Underfloor heating goes mainstream
Large buildings and underfloor heating are ideal partners for achieving comfortable and low-energy buildings with a fast payback compared with other forms of heating. Rob Ewels of Rehau takes up the story.
Over recent years, underfloor heating has successfully made the transition from a niche to a mainstream solution in the space heating sector. Because it generates radiant heat, underfloor heating is generally recognised as a more efficient and comfortable solution than either radiators or HVAC units, which rely on the principle of convection and heating air.
In a large-scale commercial project where underfloor heating is sited within a screeded floor, the large thermal mass of the floor retains that heat and releases it smoothly and consistently, concentrating it in the 2 m occupied zone.
In contrast, radiators and HVAC units demand a degree of over-specification to take into account the fact that to achieve a comfortable temperature of 20 to 21°C in the occupied zone, the temperature in the unoccupied zone near to the ceiling is likely to be closer to 28 to 30°C. In reality, in larger buildings with high ceilings, the warmth may barely be felt in the 2 m zone nearest to the floor where most of the workforce will be.
Underfloor heating also eliminates the peaks and troughs associated with convected heat when windows or doors are opened and hugely reduces the incidence of dust and allergens being circulated in moving air patterns.
The benefits have been perfectly, if rather extremely, demonstrated by in Germany where Rehau underfloor heating was installed to replace HVAC units in a 100 m long x 20 m high aircraft hangar at Munich airport. Previously, the workforce at ground level had to work in insulated layers of clothing because the occupied area of the building was always significantly cooler than the roof space and each time the hangar doors were opened there was a sudden and intense dip in temperature.
In contrast, the workforce now only requires insulated clothing when they work at height on a plane, and the dip in temperature when the doors are opened is shorter and much less severe.
Of course, it’s not just the improved comfort conditions which have given underfloor heating a rapidly growing share of the commercial heating market — it’s also the proven energy efficiency and low running costs.
We recently conducted an economic analysis for one of the UK’s major automotive manufacturers in advance of its investment in a new plant. We created a building simulation based around a 900 m² floor area with a 9.8 m ceiling height and a heat demand of 88 W/m².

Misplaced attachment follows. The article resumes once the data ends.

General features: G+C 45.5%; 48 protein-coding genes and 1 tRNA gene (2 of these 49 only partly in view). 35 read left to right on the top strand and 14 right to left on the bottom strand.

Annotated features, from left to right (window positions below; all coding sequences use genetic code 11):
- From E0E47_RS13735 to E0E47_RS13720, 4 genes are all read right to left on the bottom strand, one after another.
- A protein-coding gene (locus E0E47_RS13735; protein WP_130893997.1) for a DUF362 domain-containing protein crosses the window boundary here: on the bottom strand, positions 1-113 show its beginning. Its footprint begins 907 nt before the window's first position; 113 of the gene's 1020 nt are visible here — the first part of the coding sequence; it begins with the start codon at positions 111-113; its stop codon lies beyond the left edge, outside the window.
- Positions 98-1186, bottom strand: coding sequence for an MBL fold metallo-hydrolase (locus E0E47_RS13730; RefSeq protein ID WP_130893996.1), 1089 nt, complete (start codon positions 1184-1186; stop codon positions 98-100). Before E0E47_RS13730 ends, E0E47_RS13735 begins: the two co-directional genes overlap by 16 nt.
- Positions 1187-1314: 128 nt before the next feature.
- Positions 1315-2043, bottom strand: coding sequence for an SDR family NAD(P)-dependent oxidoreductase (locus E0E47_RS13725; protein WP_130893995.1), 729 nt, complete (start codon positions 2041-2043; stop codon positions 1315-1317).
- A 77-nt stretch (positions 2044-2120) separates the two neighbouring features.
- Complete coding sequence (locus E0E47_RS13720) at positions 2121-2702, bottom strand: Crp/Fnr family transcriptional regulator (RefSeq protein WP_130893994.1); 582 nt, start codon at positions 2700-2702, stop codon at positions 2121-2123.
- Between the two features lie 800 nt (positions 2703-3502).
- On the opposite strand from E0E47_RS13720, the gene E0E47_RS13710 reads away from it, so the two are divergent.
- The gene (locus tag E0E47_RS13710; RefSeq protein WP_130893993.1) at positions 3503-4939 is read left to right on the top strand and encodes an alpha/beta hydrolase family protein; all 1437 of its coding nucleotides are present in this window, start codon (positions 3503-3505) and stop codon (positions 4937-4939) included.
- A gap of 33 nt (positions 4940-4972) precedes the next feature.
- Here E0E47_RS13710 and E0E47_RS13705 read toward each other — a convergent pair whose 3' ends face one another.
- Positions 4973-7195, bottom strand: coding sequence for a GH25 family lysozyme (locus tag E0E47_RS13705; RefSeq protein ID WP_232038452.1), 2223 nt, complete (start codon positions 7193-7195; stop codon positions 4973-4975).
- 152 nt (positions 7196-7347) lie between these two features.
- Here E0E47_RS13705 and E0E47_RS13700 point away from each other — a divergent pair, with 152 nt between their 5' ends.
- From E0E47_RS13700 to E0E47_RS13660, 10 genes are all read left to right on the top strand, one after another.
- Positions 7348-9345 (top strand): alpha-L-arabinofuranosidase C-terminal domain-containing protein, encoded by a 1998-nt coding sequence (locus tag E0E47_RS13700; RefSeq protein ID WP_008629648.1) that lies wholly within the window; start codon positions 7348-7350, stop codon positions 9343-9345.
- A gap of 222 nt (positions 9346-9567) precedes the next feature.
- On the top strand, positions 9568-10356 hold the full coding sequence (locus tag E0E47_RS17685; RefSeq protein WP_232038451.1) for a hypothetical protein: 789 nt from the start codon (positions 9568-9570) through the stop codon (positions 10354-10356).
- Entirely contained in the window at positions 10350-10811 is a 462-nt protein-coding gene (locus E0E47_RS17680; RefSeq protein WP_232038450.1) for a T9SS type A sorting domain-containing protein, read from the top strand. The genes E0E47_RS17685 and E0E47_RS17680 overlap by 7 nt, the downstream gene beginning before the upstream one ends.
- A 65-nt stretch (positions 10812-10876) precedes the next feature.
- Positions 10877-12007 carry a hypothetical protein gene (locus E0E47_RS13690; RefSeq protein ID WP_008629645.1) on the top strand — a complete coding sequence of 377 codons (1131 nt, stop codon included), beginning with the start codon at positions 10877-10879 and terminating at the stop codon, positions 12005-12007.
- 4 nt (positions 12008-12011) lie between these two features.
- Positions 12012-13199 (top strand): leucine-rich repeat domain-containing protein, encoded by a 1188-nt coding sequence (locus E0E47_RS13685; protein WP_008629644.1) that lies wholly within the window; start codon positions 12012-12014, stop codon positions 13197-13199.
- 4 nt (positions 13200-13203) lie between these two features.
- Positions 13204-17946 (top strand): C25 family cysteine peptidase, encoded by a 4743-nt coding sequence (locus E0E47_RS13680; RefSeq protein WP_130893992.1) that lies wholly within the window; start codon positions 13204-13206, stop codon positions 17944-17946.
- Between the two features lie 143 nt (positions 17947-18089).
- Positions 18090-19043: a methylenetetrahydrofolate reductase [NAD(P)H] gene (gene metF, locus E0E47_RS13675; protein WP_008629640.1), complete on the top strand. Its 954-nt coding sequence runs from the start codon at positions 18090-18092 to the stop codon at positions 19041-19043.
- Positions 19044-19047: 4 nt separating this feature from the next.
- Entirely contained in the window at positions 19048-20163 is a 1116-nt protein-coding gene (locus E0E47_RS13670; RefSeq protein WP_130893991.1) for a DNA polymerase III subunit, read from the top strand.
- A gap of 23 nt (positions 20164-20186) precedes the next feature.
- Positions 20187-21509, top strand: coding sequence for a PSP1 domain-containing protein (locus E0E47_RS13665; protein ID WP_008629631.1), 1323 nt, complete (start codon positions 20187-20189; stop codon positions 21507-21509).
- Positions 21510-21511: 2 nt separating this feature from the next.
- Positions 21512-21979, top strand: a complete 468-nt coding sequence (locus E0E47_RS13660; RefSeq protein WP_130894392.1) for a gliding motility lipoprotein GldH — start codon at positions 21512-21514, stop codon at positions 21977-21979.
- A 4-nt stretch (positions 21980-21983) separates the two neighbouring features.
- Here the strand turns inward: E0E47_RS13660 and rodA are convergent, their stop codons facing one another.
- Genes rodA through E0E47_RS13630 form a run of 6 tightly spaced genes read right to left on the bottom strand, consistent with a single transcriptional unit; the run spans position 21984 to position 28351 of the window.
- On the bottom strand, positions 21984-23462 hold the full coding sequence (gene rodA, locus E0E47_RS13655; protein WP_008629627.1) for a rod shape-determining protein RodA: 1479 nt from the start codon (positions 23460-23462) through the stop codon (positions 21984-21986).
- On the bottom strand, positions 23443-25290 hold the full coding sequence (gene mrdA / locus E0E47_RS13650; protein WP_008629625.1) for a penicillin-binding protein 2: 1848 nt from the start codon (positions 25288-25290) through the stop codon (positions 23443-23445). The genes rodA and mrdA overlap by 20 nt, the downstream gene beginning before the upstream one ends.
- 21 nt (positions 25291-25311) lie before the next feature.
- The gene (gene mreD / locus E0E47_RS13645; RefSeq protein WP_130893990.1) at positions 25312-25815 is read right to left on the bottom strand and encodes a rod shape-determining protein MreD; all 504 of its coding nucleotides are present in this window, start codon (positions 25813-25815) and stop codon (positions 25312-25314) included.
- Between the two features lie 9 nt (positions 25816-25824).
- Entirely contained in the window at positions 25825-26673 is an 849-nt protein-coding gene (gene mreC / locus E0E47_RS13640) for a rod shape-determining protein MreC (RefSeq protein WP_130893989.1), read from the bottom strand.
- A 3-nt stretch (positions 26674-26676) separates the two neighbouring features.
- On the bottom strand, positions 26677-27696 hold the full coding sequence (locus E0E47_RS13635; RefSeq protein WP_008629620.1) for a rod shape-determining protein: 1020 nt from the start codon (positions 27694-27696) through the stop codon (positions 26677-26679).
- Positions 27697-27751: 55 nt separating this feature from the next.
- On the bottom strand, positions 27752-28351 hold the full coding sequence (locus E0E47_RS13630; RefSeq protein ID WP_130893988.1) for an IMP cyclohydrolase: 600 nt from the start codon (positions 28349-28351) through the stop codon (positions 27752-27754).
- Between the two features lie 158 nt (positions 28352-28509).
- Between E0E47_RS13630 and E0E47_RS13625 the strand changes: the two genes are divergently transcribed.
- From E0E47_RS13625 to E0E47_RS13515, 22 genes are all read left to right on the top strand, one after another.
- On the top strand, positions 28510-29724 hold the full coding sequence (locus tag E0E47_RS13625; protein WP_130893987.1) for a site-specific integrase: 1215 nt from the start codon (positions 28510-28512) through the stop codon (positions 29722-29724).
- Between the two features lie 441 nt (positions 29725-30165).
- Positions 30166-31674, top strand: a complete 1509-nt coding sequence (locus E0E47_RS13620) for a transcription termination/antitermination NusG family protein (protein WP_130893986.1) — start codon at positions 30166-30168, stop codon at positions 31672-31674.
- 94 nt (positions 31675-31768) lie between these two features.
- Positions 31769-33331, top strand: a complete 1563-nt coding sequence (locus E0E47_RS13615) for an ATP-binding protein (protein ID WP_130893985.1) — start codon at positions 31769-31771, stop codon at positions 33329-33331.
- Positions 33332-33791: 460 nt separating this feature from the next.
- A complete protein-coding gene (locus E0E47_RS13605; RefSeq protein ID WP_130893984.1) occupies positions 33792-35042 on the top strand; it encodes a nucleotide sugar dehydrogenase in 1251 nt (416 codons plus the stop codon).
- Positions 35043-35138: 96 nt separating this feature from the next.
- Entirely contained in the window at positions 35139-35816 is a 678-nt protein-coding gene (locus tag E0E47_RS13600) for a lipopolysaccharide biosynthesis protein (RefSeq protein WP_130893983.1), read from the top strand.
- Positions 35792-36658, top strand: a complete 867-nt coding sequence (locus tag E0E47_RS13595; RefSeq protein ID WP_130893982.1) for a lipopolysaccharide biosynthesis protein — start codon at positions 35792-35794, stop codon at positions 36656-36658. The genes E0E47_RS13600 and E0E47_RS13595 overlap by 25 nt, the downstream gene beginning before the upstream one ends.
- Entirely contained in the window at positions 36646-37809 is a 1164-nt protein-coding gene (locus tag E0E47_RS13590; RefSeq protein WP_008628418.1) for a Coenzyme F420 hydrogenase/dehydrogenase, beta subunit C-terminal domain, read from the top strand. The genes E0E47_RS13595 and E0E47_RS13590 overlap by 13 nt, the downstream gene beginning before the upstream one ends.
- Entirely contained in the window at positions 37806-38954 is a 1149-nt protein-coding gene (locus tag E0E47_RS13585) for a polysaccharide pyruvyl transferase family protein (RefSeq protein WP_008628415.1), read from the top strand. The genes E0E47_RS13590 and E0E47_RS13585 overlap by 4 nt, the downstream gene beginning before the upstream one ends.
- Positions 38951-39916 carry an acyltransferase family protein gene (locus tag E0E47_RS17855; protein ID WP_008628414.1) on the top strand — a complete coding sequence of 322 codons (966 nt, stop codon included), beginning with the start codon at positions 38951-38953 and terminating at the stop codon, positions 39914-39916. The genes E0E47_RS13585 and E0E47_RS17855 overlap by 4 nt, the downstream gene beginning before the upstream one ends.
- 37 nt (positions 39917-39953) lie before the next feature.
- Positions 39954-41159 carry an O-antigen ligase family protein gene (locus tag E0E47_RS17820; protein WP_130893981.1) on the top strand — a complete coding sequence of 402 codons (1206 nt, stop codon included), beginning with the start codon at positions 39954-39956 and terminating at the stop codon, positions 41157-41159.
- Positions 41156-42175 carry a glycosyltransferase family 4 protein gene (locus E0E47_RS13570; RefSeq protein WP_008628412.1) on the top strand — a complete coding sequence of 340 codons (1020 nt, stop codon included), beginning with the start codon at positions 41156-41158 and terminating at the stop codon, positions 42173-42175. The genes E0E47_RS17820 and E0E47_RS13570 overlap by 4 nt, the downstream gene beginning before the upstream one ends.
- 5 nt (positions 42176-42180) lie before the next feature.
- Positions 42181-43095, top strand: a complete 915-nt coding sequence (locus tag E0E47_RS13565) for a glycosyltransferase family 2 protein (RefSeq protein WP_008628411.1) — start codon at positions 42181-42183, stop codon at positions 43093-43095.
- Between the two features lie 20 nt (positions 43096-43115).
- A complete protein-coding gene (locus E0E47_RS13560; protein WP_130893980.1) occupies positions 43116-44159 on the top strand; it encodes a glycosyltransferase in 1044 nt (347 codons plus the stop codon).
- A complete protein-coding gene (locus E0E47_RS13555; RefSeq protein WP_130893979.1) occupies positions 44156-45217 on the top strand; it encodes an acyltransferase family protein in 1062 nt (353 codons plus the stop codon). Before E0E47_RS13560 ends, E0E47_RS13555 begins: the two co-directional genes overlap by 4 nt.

Our analysis demonstrated that, whilst the capital cost of installing underfloor heating with a fully insulated floor slab was 12% higher than the cost of installing air-handling units, the annual running costs of underfloor heating using a gas-powered heat source were actually 14% lower, with the potential to recover the additional capital cost relatively quickly.
In this simulation, increasing to a double shift or even 24 h operation would actually have increased the differential in running costs still further because of the slow response times which characterise underfloor heating systems, meaning they operate most efficiently when they are not cycling on and off.
In terms of installation costs, there are obviously economies of scale available in large commercial spaces like factories, airports, warehouses and retail spaces where a great many systems are installed.
|This underfloor heating system at Newbiggin Maritime Centre is served by heat pumps.|
Underfloor heating is installed much more quickly and efficiently in large spaces, so laying pipe in a 100 m² hall is much quicker and more straightforward than laying in tight spaces in a domestic home. As a result, commercial installations generally generate payback even faster than domestic projects.
Of course, in addition to the comfort and the energy efficiency benefits, one of the key reasons for the continuing growth of underfloor heating systems is that they work so effectively in partnership with low-temperature renewable heat sources.
The water circulating within an underfloor heating system is typically between 35 and 45°C, compared with a traditional temperature of 70 to 80°C for radiators, meaning that the electrical demand from the heat pump is much lower and the coefficient of performance (COP) that can be achieved is much higher.
Commercial clients which are concerned with the long-term costs of a system and not just the costs of installation increasingly recognise that underfloor heating is both a low-energy and low-maintenance solution.
The technology continues to evolve in response to the demand for ever-more efficient and low-energy buildings, and manufacturers are developing a whole range of new applications from chilled ceilings to thermally activated building systems (TABS).
We are already seeing these types of systems gain much quicker acceptance in the market than underfloor heating originally did back in the 1970s and 1980s, and I can confidently predict that they will emerge as mainstream solutions in the future.
Rob Ewels is business team leader with Rehau Underfloor Heating.